Jesus says all he spoke and did came from the Father and points to the Father, and His unity with the Father. He also specifically appeals to the works He had been doing as evidence that His claim was true. The very next sentence is Jesus saying that whoever trusts Him will do the same works and even greater works. For the same purpose of glorifying the Father through Jesus. The founder of the Vineyard, John Wimber, read these words and all the healing and miracle accounts in the Gospels and he asked when the church was going to get back to “doin’ the stuff” – doing the works Jesus did. The Vineyard movement developed around doing these works. And I want to be clear on this. It’s not like this was a side thing, like they had ‘normal’ church and then had prayer time at the end, or relegated this stuff to home groups, or to healing conferences. Doing these works was central to their life together and to their communal identity. It marked who they were. I want this to mark who we are as well. I want us to welcome the presence of the Holy Spirit and invite Him to do His works in and through us so that the Father may be glorified in them in Wake Forest. That’s why we’re here.
There are some principles that we follow in the Vineyard that help us stay focused on why we’re here and help us learn to do the stuff, make it normal, and roll with it. We’re going to talk about these over the next three weeks (right now and the next two Sundays) and focus them around three catch phrases you might be familiar with. Can anyone finish these?
1. How do you spell faith? R-I-S-K
2. Everybody gets to play
3. No guilt, no glory
For today, faith is spelled R-I-S-K. Let’s look at what that means, by visiting with our old friend Peter again at another watershed moment in his life. Matthew 14:22-33:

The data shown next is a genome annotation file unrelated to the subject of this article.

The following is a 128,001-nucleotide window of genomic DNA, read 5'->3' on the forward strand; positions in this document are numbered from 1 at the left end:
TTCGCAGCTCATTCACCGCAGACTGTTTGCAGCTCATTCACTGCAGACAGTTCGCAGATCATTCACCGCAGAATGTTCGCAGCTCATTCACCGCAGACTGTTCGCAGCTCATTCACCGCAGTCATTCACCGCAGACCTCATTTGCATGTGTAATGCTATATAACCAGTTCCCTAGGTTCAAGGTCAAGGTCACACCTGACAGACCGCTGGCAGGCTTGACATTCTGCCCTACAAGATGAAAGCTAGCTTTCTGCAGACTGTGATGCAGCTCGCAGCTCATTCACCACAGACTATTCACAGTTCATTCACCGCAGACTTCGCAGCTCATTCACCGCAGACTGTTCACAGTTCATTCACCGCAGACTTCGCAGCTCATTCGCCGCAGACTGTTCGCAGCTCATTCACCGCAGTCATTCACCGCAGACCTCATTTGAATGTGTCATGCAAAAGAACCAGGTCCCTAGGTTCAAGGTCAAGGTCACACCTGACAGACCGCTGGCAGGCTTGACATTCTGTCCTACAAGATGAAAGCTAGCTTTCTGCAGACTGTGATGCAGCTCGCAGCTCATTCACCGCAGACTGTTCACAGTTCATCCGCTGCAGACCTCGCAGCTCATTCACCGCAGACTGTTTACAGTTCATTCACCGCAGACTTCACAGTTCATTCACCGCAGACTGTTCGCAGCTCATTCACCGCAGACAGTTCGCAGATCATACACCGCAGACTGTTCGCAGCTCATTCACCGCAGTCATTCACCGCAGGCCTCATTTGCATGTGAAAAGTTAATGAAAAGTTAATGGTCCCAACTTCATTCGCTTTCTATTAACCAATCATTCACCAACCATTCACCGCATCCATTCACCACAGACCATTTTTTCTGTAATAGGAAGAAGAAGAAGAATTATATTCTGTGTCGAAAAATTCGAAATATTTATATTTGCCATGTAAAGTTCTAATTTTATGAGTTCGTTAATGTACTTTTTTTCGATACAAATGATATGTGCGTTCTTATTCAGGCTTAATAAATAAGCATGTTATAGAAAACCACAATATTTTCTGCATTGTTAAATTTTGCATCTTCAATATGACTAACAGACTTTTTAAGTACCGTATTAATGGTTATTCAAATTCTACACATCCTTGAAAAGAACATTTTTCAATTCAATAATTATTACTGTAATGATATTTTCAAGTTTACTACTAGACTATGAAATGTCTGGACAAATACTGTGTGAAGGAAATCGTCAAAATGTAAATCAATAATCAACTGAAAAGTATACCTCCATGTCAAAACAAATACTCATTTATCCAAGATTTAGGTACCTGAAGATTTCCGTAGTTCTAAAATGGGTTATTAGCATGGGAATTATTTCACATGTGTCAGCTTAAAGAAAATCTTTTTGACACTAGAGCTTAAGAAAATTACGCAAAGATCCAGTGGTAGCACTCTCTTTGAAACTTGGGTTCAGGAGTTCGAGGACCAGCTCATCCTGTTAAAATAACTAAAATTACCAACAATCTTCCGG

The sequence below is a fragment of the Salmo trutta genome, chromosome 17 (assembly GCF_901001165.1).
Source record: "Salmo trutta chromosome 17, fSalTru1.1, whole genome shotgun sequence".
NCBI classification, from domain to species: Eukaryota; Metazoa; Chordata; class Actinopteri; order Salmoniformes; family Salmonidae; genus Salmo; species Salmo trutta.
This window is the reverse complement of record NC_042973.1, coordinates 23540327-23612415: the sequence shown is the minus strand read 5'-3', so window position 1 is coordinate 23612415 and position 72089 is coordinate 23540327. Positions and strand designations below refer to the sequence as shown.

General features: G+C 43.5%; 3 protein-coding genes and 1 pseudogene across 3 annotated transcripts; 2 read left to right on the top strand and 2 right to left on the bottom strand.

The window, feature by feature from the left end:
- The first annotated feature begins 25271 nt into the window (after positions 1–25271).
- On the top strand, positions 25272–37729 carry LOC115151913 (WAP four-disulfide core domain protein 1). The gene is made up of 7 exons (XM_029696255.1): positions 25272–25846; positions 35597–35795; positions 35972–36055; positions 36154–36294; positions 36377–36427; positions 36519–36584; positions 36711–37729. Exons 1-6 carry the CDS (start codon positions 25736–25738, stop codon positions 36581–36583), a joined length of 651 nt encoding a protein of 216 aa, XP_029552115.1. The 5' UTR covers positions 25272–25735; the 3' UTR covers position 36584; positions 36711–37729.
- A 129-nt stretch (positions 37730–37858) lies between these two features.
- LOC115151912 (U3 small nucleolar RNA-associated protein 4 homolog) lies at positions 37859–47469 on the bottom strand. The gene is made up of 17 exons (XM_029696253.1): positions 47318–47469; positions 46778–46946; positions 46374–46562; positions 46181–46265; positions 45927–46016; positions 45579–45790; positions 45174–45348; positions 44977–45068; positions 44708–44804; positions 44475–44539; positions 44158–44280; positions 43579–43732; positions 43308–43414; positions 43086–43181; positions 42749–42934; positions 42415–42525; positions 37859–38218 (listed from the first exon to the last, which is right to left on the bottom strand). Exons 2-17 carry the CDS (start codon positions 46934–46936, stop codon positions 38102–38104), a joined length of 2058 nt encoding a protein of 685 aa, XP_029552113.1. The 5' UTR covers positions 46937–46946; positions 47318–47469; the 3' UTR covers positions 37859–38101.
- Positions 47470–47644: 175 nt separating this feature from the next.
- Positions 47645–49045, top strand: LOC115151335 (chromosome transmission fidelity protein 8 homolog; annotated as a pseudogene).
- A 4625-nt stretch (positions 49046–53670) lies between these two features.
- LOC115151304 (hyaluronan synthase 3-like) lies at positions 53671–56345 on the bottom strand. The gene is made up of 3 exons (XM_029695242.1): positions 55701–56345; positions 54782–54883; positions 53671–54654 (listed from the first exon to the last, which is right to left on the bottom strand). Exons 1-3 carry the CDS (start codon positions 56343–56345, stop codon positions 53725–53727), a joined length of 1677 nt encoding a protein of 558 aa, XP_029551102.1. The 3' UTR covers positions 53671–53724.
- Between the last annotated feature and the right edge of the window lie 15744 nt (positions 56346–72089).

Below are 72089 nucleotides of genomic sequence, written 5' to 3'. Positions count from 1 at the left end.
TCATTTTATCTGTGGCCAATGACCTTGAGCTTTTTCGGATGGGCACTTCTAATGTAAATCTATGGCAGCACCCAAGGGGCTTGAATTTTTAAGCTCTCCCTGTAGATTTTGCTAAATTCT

Immediately he made the disciples get into the boat and go before him to the other side, while he dismissed the crowds.  And after he had dismissed the crowds, he went up on the mountain by himself to pray. When evening came, he was there alone,  but the boat by this time was a long way from the land, beaten by the waves, for the wind was against them.  And in the fourth watch of the night he came to them, walking on the sea.  But when the disciples saw him walking on the sea, they were terrified, and said, “It is a ghost!” and they cried out in fear.  But immediately Jesus spoke to them, saying, “Take heart; it is I. Do not be afraid.”
 And Peter answered him, “Lord, if it is you, command me to come to you on the water.”  He said, “Come.” So Peter got out of the boat and walked on the water and came to Jesus.  But when he saw the wind, he was afraid, and beginning to sink he cried out, “Lord, save me.”  Jesus immediately reached out his hand and took hold of him, saying to him, “O you of little faith, why did you doubt?”  And when they got into the boat, the wind ceased.  And those in the boat worshiped him, saying, “Truly you are the Son of God.”
There are a few things to note in this story about faith and risk.
1. Peter was afraid and doubtful but he also saw something. We are not talking about faith healing. This is not something we drum up, this is not something we can will to happen, this is not the power of positive thinking or positive confession. NO SPECIAL FAITH REQUIRED. Just enough to take a chance. This is the Holy Spirit coming and doing the Father’s will, revealing the Father’s love both for Jesus His Son and for us His children. Like Jesus told Phillip, we want to be about what God is doing, not assume God will be about what we are doing. Peter didn’t come up with the idea to walk on water, he saw what Jesus was doing and wanted to be part of it. Same thing with us. Remember, listening to the Spirit is foundational. That is how we know what the Father’s will is, how we know what Jesus is up to.
2. Peter asked Jesus to tell him to come. Even after seeing what Jesus was doing, Peter took this important step. He didn’t just jump out of the boat and he didn’t exactly ask to come. Even in his asking, Peter pointed it back to Jesus. It’s okay to want to do the stuff. Peter really wanted the experience of walking on water. Who wouldn’t? But the focus was Jesus. IF it’s really you Jesus is key here. And this goes back to the previous point. Not only do we not have to have perfect or special faith to see healings and miracles occur, the fact is, Jesus showed a strong desire to prove Himself in the Gospels. He was not exactly shy about doing miracles. It’s true that he wouldn’t give signs on command, but in those cases the ones asking for signs had already seen miracles and had not believed. They weren’t asking for a sign. They were asking for another, having already dismissed the ones Jesus had done. As we press into this as a mode of outreach – what the Vineyard calls ‘power evangelism’ – you are going to find that God likes proving Himself. He relishes the chance. The problem is that most of the time we don’t give God that chance. All faith means is giving God a chance.